In 2019, Trump vetoed a resolution, which would have forced an end to US support of the War, on the grounds that the US must show commitment to its allies. He continued to make the weapons trade deals and integral part of US foreign policy, to counter Iran, boost US jobs and the US economy. Trump’s foreign policy ultimately elevated economics over other concerns. Trump’s reluctance to cut ties, or halt the arms trade with Saudi Arabia, has been perceived as giving the country the ‘green light’ for more atrocities, and the US has been criticised for looking the other way as one of its staunch allies has committed war crimes; such as the deliberate bombing of civilians. According to Human Rights Watch, the Saudi-led coalition have bombed hospitals, markets, mosques, detention centres, school buses and fishermen.
The Biden administration has set out to transform US foreign policy. Biden has set out to rebuild US relations and rebuild “moral leadership”. Last week, the new administration has announced changes to its policy on the war in Yemen, and its relationship with Saudi Arabia. On 4 February 2021, Biden made his first speech on US foreign policy. Within the statement he said that he will be stepping up diplomacy efforts, to bring a ceasefire, open humanitarian channels and begin peace talks. Biden reiterated that the US would continue to support Saudi Arabia to defend its territory and sovereignty. But, importantly he said “to underscore our commitment, we are ending all American support for offensive operations in the war in Yemen, including relevant arms sales”.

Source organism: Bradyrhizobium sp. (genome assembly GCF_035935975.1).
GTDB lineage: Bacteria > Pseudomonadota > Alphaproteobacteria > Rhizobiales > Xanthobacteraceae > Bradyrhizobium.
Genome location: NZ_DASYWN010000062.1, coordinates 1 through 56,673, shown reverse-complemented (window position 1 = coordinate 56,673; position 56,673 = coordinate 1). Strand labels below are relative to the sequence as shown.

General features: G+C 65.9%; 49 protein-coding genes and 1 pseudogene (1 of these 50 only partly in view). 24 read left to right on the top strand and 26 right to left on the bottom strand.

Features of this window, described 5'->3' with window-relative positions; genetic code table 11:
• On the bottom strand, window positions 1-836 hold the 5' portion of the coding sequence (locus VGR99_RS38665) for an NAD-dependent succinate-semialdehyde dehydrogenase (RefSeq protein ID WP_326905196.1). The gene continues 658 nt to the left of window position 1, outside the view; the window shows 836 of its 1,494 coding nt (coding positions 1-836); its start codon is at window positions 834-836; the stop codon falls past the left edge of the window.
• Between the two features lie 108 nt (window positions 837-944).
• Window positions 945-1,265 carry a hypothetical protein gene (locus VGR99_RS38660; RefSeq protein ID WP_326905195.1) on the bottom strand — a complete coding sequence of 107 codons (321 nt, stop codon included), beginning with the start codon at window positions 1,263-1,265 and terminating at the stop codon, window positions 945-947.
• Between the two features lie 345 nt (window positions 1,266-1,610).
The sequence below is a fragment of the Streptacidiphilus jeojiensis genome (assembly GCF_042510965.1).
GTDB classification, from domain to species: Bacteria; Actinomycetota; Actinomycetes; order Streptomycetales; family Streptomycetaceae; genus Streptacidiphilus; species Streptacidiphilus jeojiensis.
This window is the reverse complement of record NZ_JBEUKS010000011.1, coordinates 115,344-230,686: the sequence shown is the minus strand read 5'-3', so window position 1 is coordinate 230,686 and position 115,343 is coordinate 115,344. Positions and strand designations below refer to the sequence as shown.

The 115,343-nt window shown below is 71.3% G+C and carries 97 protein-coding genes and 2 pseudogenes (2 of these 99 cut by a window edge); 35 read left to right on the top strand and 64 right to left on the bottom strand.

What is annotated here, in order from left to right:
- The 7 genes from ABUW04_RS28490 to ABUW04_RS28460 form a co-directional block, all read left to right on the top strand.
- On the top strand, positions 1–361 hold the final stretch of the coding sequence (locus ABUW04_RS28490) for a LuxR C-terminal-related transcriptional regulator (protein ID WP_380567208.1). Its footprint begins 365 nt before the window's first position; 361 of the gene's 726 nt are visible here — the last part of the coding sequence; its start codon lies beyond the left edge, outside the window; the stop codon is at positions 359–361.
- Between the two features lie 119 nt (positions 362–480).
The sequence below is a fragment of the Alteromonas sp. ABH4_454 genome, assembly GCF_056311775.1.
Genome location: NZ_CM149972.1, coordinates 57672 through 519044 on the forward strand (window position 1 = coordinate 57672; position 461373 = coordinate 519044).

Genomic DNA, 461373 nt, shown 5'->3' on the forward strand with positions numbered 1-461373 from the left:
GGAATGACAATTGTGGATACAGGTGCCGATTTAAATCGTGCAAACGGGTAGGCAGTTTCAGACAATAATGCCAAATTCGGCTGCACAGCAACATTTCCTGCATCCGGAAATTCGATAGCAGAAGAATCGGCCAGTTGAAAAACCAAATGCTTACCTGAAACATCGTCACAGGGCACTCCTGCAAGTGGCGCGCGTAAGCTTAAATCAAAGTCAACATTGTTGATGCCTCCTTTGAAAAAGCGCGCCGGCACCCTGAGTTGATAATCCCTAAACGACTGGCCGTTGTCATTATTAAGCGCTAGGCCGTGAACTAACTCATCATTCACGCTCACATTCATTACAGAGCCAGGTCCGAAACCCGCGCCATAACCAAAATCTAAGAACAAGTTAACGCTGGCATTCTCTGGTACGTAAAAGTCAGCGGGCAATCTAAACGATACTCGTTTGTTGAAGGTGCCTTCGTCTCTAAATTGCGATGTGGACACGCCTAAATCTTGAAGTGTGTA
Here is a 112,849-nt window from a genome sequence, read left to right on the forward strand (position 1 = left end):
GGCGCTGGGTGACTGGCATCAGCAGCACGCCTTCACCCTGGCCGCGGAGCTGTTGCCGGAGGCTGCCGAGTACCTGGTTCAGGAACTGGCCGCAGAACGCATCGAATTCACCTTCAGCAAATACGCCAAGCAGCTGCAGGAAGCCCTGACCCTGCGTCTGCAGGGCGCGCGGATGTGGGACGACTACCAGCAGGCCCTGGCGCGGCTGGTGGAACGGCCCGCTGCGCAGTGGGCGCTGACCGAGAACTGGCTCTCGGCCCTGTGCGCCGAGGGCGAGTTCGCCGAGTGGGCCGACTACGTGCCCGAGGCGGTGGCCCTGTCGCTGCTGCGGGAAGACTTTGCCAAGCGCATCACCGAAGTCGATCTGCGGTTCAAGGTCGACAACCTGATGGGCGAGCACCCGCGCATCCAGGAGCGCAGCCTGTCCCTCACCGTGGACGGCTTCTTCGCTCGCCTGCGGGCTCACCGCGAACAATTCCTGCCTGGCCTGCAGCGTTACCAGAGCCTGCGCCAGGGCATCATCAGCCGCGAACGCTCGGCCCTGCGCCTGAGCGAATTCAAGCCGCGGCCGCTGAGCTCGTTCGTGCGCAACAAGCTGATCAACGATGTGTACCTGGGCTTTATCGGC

The following day, Biden announced that his administration would revoke the terrorist designation of the Houthis. During his last few weeks in office, Trump designated the Houthis a terrorist organisation, in a move to “further malign activity by the Iranian regime”. However, the move was met with widespread condemnation. The move was opposed because designating the group as a terrorist organisation makes it harder to broker a resolution. The Financial Times expected that the designation would likely push the Houthi movement closer to Tehran, hardening the stances of both sides. Trump’s decision was met with condemnation by the UN, who argued that this would worsen the already dire humanitarian crisis. Since the start of the War, it is expected that more than 230,000 Yemenis have died due to war, mostly due to a lack of food, health services and infrastructure. The UN shared its concerns that the situation would worsen, as links to food and medical supplies could be interrupted. David Beasley, the Executive Director of the World Food Programme, warned that the designation could “be a death sentence to hundreds and thousands if not millions”.
The state department has said that Biden’s announcement does not mean that the US supports the Houthis, and nor does it support the conduct of the Houthis; who have used child soldiers and committed war crimes as well. Instead, it has been decided based on the humanitarian affects that the designation may have had. The UN has welcomed the change in policy calling it a “positive development” towards negotiations.
How important is this transition in policy?